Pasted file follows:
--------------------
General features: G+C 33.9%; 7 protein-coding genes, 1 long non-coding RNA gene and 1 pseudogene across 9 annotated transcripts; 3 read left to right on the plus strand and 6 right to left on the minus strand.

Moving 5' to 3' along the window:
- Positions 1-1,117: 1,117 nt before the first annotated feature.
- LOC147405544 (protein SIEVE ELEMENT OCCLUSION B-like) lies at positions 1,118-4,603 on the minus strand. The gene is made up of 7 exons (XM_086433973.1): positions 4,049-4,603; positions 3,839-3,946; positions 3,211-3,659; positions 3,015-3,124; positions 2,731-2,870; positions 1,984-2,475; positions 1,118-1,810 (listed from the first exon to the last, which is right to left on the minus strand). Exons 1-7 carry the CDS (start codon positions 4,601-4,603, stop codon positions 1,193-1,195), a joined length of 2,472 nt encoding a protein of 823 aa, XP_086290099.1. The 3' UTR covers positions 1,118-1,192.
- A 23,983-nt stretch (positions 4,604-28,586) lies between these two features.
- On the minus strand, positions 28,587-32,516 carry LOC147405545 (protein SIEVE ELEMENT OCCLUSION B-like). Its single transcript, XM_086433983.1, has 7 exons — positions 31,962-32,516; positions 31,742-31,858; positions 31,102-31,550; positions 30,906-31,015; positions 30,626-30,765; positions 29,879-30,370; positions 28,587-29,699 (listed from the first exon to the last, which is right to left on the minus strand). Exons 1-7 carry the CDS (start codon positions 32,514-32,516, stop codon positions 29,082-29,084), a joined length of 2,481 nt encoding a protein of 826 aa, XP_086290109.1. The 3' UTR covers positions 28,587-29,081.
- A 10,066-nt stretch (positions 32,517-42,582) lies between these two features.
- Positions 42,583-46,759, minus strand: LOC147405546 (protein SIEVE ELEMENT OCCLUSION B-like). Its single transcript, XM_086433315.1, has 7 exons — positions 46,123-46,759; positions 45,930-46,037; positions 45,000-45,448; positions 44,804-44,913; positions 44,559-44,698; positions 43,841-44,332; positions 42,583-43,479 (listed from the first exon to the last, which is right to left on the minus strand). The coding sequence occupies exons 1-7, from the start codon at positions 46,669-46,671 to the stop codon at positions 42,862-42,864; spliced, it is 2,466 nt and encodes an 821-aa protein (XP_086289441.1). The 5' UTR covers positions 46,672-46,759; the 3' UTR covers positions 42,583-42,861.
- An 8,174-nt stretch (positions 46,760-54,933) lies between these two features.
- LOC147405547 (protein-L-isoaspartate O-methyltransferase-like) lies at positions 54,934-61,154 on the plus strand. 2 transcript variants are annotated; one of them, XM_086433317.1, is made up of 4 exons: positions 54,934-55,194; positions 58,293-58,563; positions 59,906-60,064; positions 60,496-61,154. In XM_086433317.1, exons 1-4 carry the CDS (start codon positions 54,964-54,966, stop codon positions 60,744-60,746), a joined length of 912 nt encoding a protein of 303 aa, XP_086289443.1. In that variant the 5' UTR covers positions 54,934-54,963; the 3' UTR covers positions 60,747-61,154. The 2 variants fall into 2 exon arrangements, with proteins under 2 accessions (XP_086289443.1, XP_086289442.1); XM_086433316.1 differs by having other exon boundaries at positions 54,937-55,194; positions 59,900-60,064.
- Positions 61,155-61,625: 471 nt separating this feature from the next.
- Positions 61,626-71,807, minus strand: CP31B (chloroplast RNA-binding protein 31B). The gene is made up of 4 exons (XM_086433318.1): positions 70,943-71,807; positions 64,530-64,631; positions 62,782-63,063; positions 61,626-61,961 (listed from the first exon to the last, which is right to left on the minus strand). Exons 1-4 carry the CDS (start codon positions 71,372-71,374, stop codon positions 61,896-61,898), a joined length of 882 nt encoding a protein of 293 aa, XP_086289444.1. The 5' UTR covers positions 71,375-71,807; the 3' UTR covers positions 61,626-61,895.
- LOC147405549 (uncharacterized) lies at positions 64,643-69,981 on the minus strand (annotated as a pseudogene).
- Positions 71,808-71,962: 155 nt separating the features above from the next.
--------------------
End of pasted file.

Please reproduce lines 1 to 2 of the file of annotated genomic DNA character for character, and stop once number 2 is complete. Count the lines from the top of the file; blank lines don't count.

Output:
General features: G+C 33.9%; 7 protein-coding genes, 1 long non-coding RNA gene and 1 pseudogene across 9 annotated transcripts; 3 read left to right on the plus strand and 6 right to left on the minus strand.

Moving 5' to 3' along the window: